UAE Fact Sheet

Background: As part of efforts to secure its trading routes with India during the 19th century, the UK concluded a series of truces and protectorate agreements with individual sheikhdoms in the Gulf. These agreements eventually gave rise to what became known as the Trucial States, covering much of the present-day UAE. There was little in the way of economic development or outside interest in the area until oil was discovered off the coast of Abu Dhabi in 1958. The UK withdrew from the region in 1968, and the sheikhdoms formed a loose federation. In 1971 the UAE became an independent state.

Annual data 2008(a) Historical averages (%) 2004-08
Population (m) 5.6 Population growth 6.9
GDP (US$ bn; market exchange rate) 254.4(b) Real GDP growth 12.2
GDP (US$ bn; purchasing power parity) 190.9 Real domestic demand growth
GDP per head (US$; market exchange rate) 45,178 Inflation 11.9
GDP per head (US$; purchasing power parity) 33,893 Current-account balance (% of GDP) 14.2
Exchange rate (av) Dh:US$ 3.67(b) FDI inflows (% of GDP) 7.4
(a) EconomistIntelligence Unit estimates. (b) Actual.

Political structure: The Supreme Council is the highest federal authority and comprises the hereditary rulers of the seven emirates. Between 1971 and 1996 the UAE operated under a provisional constitution, which was renewed every five years. In 1996 the seven emirates agreed to make the constitution permanent and accepted the city of Abu Dhabi as their capital. Sheikh Khalifa bin Zayed al-Nahyan became president of the UAE and ruler of Abu Dhabi in 2004, on the death of his father. The council appoints the prime minister, traditionally the ruler of the UAE’s second-largest emirate, Dubai, who is currently Sheikh Mohammed bin Rashid al-Maktoum.Background: As part of efforts to secure its trading routes with India during the 19th century, the UK concluded a series of truces and protectorate agreements with individual sheikhdoms in the Gulf. These agreements eventually gave rise to what became known as the Trucial States, covering much of the present-day UAE. There was little in the way of economic development or outside interest in the area until oil was discovered off the coast of Abu Dhabi in 1958. The UK withdrew from the region in 1968, and the sheikhdoms formed a loose federation. In 1971 the UAE became an independent state.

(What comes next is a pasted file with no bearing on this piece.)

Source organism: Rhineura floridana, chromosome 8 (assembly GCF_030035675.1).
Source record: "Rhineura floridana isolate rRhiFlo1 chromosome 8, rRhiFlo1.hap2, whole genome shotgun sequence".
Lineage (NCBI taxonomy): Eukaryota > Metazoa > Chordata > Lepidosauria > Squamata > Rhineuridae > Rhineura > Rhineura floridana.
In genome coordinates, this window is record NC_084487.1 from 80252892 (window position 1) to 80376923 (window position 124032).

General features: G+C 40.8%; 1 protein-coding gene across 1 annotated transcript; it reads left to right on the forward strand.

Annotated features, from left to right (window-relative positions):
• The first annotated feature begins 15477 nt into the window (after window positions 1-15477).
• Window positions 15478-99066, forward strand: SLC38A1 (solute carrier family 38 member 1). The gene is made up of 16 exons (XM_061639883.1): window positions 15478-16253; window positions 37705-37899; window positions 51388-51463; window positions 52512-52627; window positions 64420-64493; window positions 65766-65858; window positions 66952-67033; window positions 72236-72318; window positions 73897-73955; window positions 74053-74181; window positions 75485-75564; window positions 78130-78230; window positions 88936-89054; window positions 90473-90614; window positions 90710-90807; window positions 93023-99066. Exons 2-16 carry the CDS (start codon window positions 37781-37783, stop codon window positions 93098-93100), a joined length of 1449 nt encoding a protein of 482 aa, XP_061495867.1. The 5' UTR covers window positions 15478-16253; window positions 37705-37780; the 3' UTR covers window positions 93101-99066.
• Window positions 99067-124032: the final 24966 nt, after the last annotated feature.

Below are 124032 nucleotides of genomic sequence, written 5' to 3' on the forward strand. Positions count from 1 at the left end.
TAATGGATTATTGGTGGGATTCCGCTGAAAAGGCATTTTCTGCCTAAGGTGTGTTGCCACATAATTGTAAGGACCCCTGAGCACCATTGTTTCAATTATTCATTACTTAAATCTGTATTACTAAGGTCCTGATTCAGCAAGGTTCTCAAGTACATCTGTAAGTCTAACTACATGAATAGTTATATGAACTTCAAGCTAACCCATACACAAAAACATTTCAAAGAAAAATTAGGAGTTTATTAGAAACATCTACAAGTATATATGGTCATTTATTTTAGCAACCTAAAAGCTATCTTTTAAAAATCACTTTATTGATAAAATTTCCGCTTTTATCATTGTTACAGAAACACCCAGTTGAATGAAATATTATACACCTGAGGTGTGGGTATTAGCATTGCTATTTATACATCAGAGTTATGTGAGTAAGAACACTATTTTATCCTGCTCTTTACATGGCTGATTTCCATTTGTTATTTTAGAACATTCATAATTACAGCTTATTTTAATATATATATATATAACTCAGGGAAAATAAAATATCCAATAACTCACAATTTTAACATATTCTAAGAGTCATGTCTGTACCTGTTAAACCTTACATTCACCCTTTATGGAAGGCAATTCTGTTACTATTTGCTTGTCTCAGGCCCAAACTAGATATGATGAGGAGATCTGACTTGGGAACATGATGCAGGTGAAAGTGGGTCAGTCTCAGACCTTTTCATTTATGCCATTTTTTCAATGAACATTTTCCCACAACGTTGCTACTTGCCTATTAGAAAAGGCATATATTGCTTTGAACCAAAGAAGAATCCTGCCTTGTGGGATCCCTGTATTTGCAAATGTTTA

Policy issues: Although the UAE controls about 8% of the world’s oil reserves, it is seeking to reduce its dependence on hydrocarbons and diversify its economic base. The second-largest emirate, Dubai—in part because of falling oil output—has led the way in developing its services sector, particularly financial services and tourism. The UAE is heavily reliant on expatriate labour (over 80% of UAE residents), which creates issues about the potential marginalisation of UAE nationals and has led to “Emiratisation” employment policies to give preference to nationals.

Taxation: There is no personal income tax and the only corporate taxpayers are foreign banks and foreign energy companies. Increasingly, the Dubai government is generating revenue by extending fees and charges for services. For example, Dubai charges tenants 5% of their annual rent. As of 2009 some UAE firms will have to pay an Islamic tax (zakat) of 2.5% of their net operating capital. Value-added tax at 3-5% may be introduced later in the forecast period to supplement revenue.

Foreign trade: In 2008 the merchandise trade surplus was estimated at US$63bn. Export receipts grew by 34% to US$239bn and import spending by 33.4% to US$176bn. The current-account surplus was US$22bn, or 8.8% of GDP.

undefined

Major exports 2008 % of total Major imports 2007 % of total
Crude petroleum 34.0 Machinery & electrical equipment 18.1
Re-exports 39.4 Precious stones & precious metals 14.3
Gas 3.9 Vehicles & other transport equipment 10.0
Base metals & related products 8.9
Leading markets 2008 % of total Leading suppliers 2008 % of total
Japan 22.7 China 12.9
South Korea 9.3 India 12.0
Thailand 9.1 US 8.7
India 6.4 Germany 6.4
Download in spreadsheet format